I am all in for a hybrid system, like F1 and Indy car. Energy recovery from the suspension via electro-magnetic recovery. Energy aka.
electric recovery from the brake system. A small 3 cyl. 1L "oil burner" @ 90 psi gauge will yield 130+ HP but yet can still get 45+MPG.
start coupling that with a smaller battery and I then can see it.
 

redpoint5

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If you watch the video at that link, you'll hear Rove (holy shit this guy is a moron and used to advise the POTUS?!?) say that an EV costs 45 cents PER MILE to drive, and an ICE costs 47 cents per mile. He says those figures come from the DOE, yet I can't find that source. My EV costs 2.5-4.5 cents per mile depending on speed, temperature, terrain, etc.
I created a vehicle total cost of ownership calculator to compare any 2 vehicles because a tool even remotely resembling that doesn't exist on the internet.

It allows the user to input their actual or estimated parameters so it's more accurate for their specific case. Anyone making blanket statements about the cost of EVs is merely creating clickbait to generate revenue, not attempting to inform.

On an EV forum, someone made the claim that the RAV4 and Chevy EUV are similar vehicles, with the EUV costing less over 8 years than the RAV4. I ran the numbers for my given situation and found the EUV would indeed be a few thousand less over 8 years than the RAV4 assuming 12,000 miles per year. At 6,000 miles per year, they were equally expensive to operate, and below 6,000 miles per year, the RAV4 becomes the affordable option. My point is that how a vehicle is used and how long it's owned, or if it's financed, etc factors into the total cost of ownership and changes which vehicles are most economical.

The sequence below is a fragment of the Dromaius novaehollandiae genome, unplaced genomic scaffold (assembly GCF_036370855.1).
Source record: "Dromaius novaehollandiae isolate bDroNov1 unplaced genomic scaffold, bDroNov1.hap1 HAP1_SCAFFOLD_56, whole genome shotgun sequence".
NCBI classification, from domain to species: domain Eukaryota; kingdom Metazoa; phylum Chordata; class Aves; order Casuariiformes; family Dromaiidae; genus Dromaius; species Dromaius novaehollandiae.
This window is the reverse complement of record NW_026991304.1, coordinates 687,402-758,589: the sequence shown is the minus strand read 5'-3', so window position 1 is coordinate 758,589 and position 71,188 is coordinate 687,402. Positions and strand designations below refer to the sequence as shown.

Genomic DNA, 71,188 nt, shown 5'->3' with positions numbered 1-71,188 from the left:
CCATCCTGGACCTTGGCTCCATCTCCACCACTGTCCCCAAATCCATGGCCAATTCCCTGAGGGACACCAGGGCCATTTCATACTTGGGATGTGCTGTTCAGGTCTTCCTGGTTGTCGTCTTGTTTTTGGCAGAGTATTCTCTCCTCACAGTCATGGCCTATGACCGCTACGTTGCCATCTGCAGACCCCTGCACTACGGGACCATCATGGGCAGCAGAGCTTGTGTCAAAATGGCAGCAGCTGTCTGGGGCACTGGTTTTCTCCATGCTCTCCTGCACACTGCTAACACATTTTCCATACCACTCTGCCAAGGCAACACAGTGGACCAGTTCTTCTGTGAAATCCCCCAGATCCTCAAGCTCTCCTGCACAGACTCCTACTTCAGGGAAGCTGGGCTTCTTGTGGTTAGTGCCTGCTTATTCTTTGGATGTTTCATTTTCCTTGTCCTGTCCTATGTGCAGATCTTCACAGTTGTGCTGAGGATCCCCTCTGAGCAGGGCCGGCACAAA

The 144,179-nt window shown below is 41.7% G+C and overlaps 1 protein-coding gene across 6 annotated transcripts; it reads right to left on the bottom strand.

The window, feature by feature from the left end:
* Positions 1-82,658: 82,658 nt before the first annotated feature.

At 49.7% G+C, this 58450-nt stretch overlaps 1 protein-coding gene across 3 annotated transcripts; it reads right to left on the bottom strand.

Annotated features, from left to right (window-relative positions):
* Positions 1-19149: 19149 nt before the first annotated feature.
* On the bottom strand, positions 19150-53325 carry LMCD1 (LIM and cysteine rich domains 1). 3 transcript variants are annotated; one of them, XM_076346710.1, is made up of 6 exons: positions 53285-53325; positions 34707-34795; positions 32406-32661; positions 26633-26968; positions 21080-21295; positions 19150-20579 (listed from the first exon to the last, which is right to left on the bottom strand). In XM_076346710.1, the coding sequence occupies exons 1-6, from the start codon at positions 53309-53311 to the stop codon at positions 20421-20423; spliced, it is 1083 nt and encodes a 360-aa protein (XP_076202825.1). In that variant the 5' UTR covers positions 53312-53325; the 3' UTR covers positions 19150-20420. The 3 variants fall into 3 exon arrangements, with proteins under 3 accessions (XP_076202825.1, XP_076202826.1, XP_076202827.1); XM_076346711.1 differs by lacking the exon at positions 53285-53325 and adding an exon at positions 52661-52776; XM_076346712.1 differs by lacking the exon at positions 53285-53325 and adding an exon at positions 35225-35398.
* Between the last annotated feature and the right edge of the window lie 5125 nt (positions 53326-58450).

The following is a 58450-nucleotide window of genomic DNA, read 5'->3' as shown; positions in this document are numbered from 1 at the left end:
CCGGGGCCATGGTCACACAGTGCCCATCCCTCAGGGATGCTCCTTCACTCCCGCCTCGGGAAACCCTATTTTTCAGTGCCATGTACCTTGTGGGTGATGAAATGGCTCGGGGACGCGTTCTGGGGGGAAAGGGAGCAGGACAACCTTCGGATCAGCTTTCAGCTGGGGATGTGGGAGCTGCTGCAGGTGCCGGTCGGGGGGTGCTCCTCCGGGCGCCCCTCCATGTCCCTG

Here's my spreadsheet for anyone interested in estimating their total cost of ownership

Google Doc Link
 

Smilingreen

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Yeah, that blows. One of two things is going to happen. The general public is going to become lemmings and quickly abandon their petro cars OR, the general public is going to squat down. and refuse to buy EVs and starve the manufacturers out. I vote for plan "B".
 

redpoint5

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One of two things is going to happen. The general public is going to become lemmings and quickly abandon their petro cars OR, the general public is going to squat down. and refuse to buy EVs and starve the manufacturers out. I vote for plan "B".
I think C is more likely, a slow but steady increase in EV sales. When batteries finally suck a lot less, there will be a more rapid increase in sales. Plenty of people don't have a convenient way to charge them though, so the market for ICE vehicles will remain for a long time. Neither are going away because they serve different use cases based on their strengths and weaknesses.
 

garycrist